Isobel Coleman

Democracy in Development

Coleman maps the intersections between political reform, economic growth, and U.S. policy in the developing world.

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Bolstering Education and Science in the Arab World

by Isobel Coleman
January 29, 2013

Secondary students sit for an exam in a government school in Riyadh on June 15, 2008 (Fahad Shadeed/Courtesy Reuters). Secondary students sit for an exam in a government school in Riyadh on June 15, 2008 (Fahad Shadeed/Courtesy Reuters).


A decade ago, the United Nations Development Program (UNDP) shone a spotlight on the sorry state of education in the Arab world with its inaugural Arab Human Development Report in 2002, and its 2003 follow-on report, “Building a Knowledge Society.” The reports’ statistics still shock: in one year, Spain translates the same number of books (around 10,000) as the entire Arab world has translated since the ninth century; on a per capita basis, the Arab world produces only about 2 percent of the scientific papers that industrialized countries do; between 1980 and 2000, all Arab countries together registered only 370 patents in the U.S., versus 7,652 from Israel.

Several high profile Arab educational initiatives have been launched over the past decade with the explicit aim of closing the region’s knowledge gap. Qatar has invested billions of dollars in its Education City, bringing branches of leading institutions of higher education (like Georgetown’s School of Foreign Service, Carnegie Mellon, and Weill Cornell Medical College) to Doha; Saudi Arabia has opened King Abdullah University of Science and Technology—a $10 billion effort to bring more scientific and technical skills to the region. But these (enormously expensive) efforts reach only a small number of elite students. It is clear that closing the knowledge gap will require far more broad-based efforts to provide access to world-class learning to millions of students across the region.

The good news is that the brewing revolution in higher education–driven by new technologies and online learning–provides an unprecedented opportunity for students anywhere in the world to access information and knowledge. (MOOCs is my new favorite word.) With an internet connection, a student in Cairo can now take a course on artificial intelligence at Stanford. A student in Tunis can watch Khan Academy videos explaining calculus.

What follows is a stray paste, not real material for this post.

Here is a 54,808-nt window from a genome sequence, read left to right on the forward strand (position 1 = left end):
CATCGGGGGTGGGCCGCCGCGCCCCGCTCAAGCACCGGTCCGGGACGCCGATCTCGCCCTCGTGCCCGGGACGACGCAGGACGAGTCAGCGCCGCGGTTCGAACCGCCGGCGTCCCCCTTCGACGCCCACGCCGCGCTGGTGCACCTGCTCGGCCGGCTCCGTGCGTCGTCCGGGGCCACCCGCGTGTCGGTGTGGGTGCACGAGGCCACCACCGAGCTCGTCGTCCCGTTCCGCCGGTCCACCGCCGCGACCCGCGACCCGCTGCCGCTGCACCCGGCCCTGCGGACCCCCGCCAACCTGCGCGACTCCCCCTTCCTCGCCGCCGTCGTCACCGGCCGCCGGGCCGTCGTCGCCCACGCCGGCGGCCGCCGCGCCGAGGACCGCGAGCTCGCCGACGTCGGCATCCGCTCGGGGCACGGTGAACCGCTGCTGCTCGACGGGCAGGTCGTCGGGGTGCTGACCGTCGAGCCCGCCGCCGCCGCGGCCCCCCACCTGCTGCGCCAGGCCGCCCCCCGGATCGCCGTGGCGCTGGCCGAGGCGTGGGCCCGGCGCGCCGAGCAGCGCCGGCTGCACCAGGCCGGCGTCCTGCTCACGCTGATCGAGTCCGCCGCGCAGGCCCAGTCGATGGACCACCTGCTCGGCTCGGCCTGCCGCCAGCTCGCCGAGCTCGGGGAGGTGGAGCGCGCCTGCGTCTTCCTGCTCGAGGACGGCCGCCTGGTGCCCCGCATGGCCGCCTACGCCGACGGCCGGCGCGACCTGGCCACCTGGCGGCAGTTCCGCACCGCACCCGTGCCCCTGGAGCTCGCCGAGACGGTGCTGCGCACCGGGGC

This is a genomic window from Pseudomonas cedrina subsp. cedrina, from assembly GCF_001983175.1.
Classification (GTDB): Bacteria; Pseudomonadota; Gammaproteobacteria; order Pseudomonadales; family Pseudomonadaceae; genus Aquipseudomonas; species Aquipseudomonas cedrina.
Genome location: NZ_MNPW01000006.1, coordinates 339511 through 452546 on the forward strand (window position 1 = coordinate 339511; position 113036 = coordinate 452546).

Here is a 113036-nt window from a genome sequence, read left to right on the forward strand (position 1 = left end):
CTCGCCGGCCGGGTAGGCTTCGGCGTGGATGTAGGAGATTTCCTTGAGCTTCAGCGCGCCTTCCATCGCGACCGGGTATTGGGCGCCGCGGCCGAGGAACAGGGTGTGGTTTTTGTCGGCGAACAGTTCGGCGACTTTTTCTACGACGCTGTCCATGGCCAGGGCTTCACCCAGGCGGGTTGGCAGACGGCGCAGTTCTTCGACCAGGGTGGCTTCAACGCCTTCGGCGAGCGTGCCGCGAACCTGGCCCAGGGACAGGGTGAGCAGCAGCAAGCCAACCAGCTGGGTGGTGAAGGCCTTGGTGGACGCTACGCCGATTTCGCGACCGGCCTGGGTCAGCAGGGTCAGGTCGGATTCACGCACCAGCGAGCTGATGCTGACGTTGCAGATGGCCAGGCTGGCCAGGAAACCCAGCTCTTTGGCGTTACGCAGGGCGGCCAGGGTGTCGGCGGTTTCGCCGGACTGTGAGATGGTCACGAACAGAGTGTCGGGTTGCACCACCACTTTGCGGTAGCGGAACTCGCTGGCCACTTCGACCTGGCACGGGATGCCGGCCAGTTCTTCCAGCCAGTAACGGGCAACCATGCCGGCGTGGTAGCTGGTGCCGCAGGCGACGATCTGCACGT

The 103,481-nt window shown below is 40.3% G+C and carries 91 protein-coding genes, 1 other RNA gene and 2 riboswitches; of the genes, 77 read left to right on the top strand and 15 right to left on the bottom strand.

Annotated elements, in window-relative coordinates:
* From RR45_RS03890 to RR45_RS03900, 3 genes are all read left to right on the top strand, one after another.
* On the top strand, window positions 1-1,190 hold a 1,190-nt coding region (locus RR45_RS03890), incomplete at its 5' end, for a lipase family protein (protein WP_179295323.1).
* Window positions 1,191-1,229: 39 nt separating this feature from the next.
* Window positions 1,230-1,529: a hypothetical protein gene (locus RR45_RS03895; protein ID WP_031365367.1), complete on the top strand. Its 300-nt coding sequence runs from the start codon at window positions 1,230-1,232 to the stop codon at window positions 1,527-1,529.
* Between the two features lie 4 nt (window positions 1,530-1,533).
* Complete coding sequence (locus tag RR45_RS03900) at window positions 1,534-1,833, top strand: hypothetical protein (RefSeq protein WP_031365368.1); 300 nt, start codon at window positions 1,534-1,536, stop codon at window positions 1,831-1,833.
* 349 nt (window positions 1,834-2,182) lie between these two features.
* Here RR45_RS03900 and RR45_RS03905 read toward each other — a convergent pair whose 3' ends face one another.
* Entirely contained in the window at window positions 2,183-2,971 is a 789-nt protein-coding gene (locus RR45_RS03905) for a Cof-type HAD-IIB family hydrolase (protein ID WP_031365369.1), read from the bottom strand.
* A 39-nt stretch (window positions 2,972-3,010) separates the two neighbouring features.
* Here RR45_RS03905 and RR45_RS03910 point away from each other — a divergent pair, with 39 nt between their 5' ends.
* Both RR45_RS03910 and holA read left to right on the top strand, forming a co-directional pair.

There is already a wealth of free, world-class educational resources online, including full courses from top universities available free of charge. The amount of online resources, such as Codeacademy, to help people learn computer programming languages is impressive. And yet, these resources are predominantly in English. Indeed, some 85 percent of the “world knowledge balance” is in English, putting students without English fluency at a clear disadvantage. The fact that so little is translated into Arabic puts Arabic speakers at a further disadvantage in the global quest for knowledge.

Yesterday, Secretary Clinton announced a new effort to make a dent in this problem. The Open Book Project is a collaboration among the United States, the Arab League Educational, Cultural, and Scientific Organization, and other partners, such as MIT OpenCourseWare, to increase the amount of free online open educational resources available in Arabic—both through translating existing resources and creating new ones—particularly on topics in science and technology.

The benefits of translating scientific papers, and of expanding access to science and technology education, are obvious—and the timing for this initiative in the Middle East seems ripe. A recent Economist article declares “science is making a comeback in the Islamic world,” pointing to increased research spending and output in a variety of countries. From 2002 to 2009, Turkey went from having published about 5,000 scientific papers to 22,000, and Iran also had impressive gains. (While these are not Arabic-speaking countries, the point about how rapid progress is possible still stands). Initiatives like the Open Book project could help extend this momentum to students who would not otherwise have the opportunity to benefit from progress in the sciences.

It is heartening to note that Khan Academy, with its emphasis on STEM (science, technology, engineering, and math) is also working to bring its content to the Arabic-speaking world through a partnership with Taghreedat, an online initiative that undertakes significant translation efforts. Given the huge deficits in scientific and technical knowledge in the Arab world, I understand the emphasis on STEM subjects, but the region would benefit from such translation programs focusing on the humanities as well. As several studies have shown, employability in our global economy requires young people not only to have strong hard skills, but also strong soft skills and the ability to think creatively. So I applaud the Open Book Project, but just hope it won’t shortchange the humanities.

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